Every chance we get with everyone we can.
What is a program offered by your organization that you’d like to highlight? Additionally, what is an organization that you think more people need to know about?
It is extremely difficult to pick examples here because there are so many partners doing so much incredible work. I will do my best to highlight a few major projects.
Wingard Creative has been with us from the beginning and has been an essential partner in helping create a local identity for AGC Jacksonville using some really powerful imagery and messaging. From creating a brand that emphasized the spectrum of topics we are tackling to conceiving the #TheArtsAddUp campaign, Wingard understands even the most abstract of our goals and creates a flag for us to rally under.
Theatre Jacksonville was also an early partner who found an area where they could be most effective in filling a gap – two in fact – in arts education. In the first year of assessment, we identified the need for more programs in theatre, dance and media arts. We also discovered pockets of students – like students with autism or special needs – who were not participating in the arts even though they may have been accessible in their schools. Theatre Jacksonville leveraged in-house expertise to work with us on creating an arts integration residency for students in a Communications and Social Skills (CSS) program. This program has received incredible praise from all stakeholders, as well as new funds for growth, and is a proud feature of Theatre Jacksonville’s education outreach strategy.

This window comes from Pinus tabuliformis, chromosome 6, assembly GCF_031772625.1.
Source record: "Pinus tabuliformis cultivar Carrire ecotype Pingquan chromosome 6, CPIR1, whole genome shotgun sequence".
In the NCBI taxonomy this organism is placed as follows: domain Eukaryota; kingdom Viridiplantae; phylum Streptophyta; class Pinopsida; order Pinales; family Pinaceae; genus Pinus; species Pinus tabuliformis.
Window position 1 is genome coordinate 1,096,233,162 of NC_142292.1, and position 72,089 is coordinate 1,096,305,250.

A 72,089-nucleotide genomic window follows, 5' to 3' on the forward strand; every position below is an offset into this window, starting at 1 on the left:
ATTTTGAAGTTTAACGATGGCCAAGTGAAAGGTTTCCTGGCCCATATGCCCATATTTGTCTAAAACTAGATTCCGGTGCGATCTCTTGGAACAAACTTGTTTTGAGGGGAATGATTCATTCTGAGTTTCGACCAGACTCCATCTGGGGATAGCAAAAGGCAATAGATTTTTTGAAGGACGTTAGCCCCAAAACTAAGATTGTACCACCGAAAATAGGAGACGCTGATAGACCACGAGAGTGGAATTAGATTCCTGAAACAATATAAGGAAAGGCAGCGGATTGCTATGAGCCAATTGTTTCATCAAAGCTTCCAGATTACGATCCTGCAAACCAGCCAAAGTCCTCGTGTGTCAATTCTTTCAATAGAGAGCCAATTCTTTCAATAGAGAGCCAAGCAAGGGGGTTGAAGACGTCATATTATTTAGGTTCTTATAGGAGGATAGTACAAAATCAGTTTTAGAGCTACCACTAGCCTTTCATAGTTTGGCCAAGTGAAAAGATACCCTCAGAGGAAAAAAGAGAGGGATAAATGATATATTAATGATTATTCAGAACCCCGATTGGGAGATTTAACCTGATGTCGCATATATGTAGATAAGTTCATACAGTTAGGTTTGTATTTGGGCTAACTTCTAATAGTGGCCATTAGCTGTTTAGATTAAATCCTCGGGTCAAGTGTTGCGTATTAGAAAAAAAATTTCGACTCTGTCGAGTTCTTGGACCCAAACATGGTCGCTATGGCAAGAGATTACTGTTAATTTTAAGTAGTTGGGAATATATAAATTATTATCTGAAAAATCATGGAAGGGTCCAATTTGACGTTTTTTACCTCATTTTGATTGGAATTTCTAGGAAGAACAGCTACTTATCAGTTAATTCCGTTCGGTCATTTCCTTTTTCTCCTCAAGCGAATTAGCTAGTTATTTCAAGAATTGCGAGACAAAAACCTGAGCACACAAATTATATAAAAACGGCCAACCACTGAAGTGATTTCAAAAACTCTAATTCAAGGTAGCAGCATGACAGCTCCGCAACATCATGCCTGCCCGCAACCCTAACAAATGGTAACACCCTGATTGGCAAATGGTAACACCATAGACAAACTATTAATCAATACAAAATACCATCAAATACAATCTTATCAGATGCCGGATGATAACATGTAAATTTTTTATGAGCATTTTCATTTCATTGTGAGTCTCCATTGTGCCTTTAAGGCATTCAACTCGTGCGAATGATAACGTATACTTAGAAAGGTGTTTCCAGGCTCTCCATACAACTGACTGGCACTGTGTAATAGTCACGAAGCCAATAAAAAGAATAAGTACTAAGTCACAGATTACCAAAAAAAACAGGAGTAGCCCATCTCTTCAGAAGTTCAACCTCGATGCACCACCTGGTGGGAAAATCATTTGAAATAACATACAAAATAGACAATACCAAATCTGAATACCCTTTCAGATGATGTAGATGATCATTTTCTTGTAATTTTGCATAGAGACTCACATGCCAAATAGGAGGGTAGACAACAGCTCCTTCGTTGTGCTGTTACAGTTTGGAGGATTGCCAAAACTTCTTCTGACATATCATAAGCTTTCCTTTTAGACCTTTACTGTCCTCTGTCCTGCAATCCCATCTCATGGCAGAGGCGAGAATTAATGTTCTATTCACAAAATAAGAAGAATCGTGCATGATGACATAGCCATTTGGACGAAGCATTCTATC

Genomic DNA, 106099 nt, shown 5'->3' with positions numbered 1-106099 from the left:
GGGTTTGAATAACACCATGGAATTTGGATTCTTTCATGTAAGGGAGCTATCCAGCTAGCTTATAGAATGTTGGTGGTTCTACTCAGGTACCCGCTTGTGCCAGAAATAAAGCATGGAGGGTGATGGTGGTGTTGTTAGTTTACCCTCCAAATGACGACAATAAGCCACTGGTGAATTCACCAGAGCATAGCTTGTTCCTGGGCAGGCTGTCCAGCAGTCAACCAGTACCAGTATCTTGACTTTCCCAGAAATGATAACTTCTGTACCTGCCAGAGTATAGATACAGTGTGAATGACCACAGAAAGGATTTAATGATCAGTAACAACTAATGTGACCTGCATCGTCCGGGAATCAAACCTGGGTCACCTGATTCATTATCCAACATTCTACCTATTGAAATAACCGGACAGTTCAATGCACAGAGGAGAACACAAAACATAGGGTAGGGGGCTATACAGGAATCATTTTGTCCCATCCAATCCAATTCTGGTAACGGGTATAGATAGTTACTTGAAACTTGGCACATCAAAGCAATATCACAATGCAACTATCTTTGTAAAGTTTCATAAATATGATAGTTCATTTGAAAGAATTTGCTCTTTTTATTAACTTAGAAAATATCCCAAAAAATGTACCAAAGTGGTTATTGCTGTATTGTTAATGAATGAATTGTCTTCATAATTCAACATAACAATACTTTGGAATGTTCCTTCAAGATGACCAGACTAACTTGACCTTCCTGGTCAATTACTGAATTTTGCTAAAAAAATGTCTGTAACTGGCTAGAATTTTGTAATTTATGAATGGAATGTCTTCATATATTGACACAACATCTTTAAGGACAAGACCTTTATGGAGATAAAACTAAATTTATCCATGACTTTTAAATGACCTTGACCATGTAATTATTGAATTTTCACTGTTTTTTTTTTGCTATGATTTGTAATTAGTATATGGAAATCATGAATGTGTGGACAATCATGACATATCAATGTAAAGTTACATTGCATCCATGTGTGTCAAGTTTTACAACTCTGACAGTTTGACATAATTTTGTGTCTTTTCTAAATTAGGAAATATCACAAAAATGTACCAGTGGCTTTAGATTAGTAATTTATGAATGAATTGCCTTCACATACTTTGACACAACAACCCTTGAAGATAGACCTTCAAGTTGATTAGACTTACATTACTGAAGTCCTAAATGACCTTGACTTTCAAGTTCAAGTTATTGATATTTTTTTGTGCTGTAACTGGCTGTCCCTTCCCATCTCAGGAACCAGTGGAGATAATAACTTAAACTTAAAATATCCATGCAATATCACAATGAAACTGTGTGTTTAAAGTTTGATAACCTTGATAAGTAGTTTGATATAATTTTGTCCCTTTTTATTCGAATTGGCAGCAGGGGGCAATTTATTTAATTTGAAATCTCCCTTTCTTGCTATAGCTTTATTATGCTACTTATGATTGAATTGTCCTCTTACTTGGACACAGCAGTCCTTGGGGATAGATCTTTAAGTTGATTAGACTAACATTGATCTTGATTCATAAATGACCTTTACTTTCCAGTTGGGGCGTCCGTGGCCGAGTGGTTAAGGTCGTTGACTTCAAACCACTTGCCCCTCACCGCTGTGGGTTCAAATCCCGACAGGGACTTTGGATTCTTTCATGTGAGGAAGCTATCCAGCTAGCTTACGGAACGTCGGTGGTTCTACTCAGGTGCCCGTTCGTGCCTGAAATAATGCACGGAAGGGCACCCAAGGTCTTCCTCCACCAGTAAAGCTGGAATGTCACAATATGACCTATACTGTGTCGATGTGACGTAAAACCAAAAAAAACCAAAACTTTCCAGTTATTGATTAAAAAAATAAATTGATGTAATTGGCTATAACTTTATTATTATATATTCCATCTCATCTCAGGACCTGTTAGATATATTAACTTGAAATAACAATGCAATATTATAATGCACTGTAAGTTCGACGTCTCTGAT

In 2016, we ventured into territory that was completely new to me personally, but incredibly rewarding. WJCT helped us create a program called Arts Education: Lift Every Voice in partnership with Cultural Fusion, a collective of cultural organizations in Jacksonville. The event featured inspirational keynote speaker Sonia Manzano, of Sesame Street fame, as she shared her journey from theatre student to pioneer for Hispanic women in television. Manzano’s keynote address and the subsequent panel discussion were filmed by WJCT and turned into a one-hour segment that became part of a larger conversation about arts education in Jacksonville. The panel of local and national experts in arts education included Dr. Mai Dinh Keisling, visual arts educator at Paxon School for Advanced Studies; Mario Rossero, senior vice president of education for the John F. Kennedy Center for the Performing Arts; and Stanford Leon Thompson, founder & artistic director of Play On, Philly! Manzano and the panelists spoke about the importance of identifying and closing the gaps in arts education, especially as they impact students of color. Since that program aired, WJCT has received funding for more arts education related programming and has continued to be a great partner in engaging the general public.